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Traffic law enforcement and the criminal justice system in London Amy Aeron-Thomas Executive Director, RoadPeace 1 November 2014.

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Presentation on theme: "Traffic law enforcement and the criminal justice system in London Amy Aeron-Thomas Executive Director, RoadPeace 1 November 2014."— Presentation transcript:

1 Traffic law enforcement and the criminal justice system in London Amy Aeron-Thomas Executive Director, RoadPeace 1 November 2014

2 Overview  Introduction  Traffic law enforcement in London  Criminal justice system  Reason for hope  Next year priorities

3 RoadPeace Mansoor Chaudhry – motorcyclist, killed in October 1990 by red light offender who was fined for Careless Driving His mother was incensed by the justice system that didn’t think a road death was worth mentioning RoadPeace was founded in 1992 RoadPeace – a road victims’ charity  Provides support to victims  Based on road danger reduction  Focused on post-crash response by justice system

4 London road casualties Police reported (2013)  26,000 injury collisions  29,000 injuries, including 132 deaths & 2,200 serious injuries Pedestrians and cyclists  60% deaths (all VRU 77%)  57% serious injuries (all VRU 79%)

5 Pedestrian x 4 wh MVCyclist x 4 wh MV KSIs in London, 2012 Sharing the road but not the risk

6 London Fixed Penalty Notices, excluding speeding

7 30mph speed enforcement (2012) By police (not cameras)  Total of 7,275 Fixed Penalty Notices (20 per day)  Only five boroughs had more than one 30mph FPN per day (Barnet, Croydon, Ealing, Greenwich, Newham)  Another five had fewer than one FPN per month (Epping Forest, Hackney, Hammersmith and Fulham, Haringey, Islington) So should police decide speed limits?

8 London court prosecutions (2013) Total motoring offences prosecuted 139,000

9 London driving bans (2013) 10,131 bans given (1 in 10 convicted) offencenumber% convicted banned Drink driving5,28097% Dangerous driving37784% Disqualified driving1,12962% Driving w/o due care1907% Use of hand held mobile phone16<1%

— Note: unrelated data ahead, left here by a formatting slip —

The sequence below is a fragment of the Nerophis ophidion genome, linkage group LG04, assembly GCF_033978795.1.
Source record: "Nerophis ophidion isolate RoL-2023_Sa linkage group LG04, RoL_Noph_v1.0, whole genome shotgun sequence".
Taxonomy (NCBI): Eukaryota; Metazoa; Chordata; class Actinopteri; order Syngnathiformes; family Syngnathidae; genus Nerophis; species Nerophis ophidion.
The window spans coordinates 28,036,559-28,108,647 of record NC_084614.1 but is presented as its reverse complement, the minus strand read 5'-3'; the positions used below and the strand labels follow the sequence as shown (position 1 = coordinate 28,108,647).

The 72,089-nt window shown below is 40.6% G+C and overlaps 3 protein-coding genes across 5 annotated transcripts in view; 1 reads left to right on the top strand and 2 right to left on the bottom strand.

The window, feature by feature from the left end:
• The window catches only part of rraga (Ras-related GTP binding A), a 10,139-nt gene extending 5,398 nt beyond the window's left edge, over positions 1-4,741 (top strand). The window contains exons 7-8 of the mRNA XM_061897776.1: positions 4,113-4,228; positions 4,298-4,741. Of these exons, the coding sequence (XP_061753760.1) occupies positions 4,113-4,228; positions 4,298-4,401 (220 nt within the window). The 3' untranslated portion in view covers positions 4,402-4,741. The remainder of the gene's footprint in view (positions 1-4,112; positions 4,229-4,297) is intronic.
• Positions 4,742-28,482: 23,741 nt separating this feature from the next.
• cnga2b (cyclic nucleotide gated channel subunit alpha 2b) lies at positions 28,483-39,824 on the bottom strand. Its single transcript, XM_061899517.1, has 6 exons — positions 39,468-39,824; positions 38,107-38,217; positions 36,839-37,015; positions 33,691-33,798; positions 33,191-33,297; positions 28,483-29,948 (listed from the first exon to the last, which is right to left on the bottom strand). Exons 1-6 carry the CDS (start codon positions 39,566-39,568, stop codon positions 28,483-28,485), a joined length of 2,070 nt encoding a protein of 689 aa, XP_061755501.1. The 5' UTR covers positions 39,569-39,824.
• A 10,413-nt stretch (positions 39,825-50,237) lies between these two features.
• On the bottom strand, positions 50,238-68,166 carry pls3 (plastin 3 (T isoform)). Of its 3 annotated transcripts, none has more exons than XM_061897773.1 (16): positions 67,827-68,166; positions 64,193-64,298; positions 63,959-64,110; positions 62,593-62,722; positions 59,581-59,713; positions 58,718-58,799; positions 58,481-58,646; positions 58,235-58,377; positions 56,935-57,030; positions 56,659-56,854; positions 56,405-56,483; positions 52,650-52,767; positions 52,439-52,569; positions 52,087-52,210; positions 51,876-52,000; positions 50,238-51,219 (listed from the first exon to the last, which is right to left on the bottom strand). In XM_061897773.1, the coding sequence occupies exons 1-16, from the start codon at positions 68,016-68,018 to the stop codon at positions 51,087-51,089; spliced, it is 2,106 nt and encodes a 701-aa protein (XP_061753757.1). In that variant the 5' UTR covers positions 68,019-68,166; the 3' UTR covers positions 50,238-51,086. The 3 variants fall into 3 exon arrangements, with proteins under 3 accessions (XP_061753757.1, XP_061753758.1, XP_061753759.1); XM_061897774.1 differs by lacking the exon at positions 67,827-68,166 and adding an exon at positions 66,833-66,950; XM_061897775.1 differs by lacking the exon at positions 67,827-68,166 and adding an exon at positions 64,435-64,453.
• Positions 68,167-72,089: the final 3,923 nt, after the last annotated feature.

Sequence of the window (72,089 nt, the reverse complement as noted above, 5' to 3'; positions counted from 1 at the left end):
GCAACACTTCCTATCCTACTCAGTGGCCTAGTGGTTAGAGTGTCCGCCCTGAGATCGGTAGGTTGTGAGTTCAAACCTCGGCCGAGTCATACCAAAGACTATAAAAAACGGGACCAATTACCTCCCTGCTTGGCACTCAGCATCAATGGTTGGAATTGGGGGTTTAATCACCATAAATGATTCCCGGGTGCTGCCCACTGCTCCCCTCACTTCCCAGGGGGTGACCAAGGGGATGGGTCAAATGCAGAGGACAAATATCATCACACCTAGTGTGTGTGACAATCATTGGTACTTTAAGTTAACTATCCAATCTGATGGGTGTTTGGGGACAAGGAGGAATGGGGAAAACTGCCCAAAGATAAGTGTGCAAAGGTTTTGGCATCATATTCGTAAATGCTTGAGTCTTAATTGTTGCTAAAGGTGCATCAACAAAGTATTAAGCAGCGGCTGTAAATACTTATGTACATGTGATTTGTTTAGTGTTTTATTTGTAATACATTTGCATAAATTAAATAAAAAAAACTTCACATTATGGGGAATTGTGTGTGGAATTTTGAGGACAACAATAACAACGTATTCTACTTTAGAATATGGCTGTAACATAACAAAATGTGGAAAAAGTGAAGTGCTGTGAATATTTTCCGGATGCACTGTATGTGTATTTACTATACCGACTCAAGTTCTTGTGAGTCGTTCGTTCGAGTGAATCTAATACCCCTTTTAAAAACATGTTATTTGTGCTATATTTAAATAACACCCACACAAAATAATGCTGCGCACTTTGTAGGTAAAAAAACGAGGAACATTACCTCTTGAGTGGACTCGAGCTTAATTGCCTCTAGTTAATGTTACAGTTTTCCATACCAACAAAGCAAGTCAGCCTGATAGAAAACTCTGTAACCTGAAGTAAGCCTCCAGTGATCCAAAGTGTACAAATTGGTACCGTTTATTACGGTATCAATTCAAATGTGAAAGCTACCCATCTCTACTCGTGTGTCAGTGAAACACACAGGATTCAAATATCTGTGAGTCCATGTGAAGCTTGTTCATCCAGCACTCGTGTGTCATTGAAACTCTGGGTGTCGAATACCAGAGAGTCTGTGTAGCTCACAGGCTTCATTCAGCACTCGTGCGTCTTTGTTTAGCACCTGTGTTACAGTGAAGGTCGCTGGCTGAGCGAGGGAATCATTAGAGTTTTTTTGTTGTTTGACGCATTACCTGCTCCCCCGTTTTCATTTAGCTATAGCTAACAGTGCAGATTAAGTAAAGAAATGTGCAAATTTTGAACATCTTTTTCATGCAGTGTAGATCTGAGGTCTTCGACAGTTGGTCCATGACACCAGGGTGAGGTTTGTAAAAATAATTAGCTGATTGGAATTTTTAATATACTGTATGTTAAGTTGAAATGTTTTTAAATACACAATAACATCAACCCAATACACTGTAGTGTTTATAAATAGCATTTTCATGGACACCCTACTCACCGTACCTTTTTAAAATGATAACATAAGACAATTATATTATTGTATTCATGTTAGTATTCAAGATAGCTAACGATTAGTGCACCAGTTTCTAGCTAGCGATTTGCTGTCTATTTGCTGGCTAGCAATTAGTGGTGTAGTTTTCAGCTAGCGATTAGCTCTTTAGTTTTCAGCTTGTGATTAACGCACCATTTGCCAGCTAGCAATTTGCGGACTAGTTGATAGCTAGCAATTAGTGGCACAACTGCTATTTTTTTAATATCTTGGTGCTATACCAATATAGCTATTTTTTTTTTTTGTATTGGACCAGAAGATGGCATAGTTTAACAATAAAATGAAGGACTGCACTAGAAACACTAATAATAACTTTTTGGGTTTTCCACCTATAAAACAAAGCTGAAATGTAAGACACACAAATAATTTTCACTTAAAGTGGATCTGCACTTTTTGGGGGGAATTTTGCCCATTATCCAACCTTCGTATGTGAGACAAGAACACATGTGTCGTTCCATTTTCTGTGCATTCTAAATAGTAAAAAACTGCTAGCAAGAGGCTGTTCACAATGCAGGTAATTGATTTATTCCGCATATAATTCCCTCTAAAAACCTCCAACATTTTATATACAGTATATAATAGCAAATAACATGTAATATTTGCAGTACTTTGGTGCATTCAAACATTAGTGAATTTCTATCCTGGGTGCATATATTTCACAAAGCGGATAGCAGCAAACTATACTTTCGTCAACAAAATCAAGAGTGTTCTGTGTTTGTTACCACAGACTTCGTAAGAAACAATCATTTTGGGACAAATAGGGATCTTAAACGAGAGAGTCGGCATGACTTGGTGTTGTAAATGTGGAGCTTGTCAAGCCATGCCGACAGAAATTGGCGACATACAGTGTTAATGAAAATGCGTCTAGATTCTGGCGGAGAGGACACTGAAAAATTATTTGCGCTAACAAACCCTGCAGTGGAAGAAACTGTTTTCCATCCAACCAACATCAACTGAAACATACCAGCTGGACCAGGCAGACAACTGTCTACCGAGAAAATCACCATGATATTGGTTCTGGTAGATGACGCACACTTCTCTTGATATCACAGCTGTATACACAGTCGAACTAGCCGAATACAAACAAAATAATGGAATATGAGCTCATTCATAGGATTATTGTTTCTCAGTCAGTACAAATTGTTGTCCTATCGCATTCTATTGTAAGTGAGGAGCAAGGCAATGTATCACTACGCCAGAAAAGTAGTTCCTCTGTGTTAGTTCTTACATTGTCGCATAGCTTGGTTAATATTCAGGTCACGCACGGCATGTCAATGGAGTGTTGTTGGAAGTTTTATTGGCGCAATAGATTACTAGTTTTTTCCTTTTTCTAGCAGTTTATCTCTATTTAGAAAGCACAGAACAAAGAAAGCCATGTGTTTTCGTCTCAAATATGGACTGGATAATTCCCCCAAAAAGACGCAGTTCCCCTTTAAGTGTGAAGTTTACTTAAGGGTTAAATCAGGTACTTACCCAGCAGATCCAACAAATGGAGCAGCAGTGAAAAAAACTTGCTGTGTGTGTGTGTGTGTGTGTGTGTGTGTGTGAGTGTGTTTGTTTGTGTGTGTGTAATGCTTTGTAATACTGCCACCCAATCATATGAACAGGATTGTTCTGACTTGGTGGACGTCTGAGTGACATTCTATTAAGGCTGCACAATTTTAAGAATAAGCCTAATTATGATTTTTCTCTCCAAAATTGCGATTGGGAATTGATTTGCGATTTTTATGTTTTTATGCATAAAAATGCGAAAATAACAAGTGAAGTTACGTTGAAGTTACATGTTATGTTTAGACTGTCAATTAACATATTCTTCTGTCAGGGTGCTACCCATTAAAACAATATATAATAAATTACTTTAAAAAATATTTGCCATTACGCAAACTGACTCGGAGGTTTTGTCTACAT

10 Dangerous versus Careless driving CPS charging standards (2013)

11 What is crime? Driving offences Notifiable crime Causing death by driving Dangerous driving Murder Manslaughter Sexual assault Robbery Shoplifting Vehicle theft Cycle theft Pickpocketing Electricity theft Drink driving Drug driving Speeding Careless driving Hit and run All other motoring offences

12 Impact on victims Injured road victims  Not kept informed  Not supported  No right to review  Not even counted

13 Transforming criminal justice system strategy and action plan ( ) All CJS organisations with shared aims  Digital CJS  CJS which is faster and right first time  Transparent and responsive CJS  Care and consideration for victims and witnesses  The right response to crime  Working in partnership ‘Traffic cases’ treated as high volume, low value

14 Reasons for hope 1. Increased TLE and inclusion of CJS in TfL road safety plans 2. DfT Justice for Vulnerable Road Users Working Group 3. Upcoming Driving offences review 4. NYC Vision Zero experience 5. Lessons from VAW campaign

15 Next year’s priorities Councils  Include TLE in cycling/walking safety plans  Fund and monitor local TLE efforts Campaigners  Joint calls and agreed good practice  Agreed key performance indicators

16 Next year’s priorities (cont.) MPS to make TLE a stated priority and  Include driving offences in crime statistics  Link collision data with prosecution data  Develop TLE strategy and action plan with harm reduction approach focused on reducing risk to pedestrians and cyclists  Monitor level of public confidence by different road user modes and victims Treat road crime as real crime

17 Thank you for listening For more information, contact


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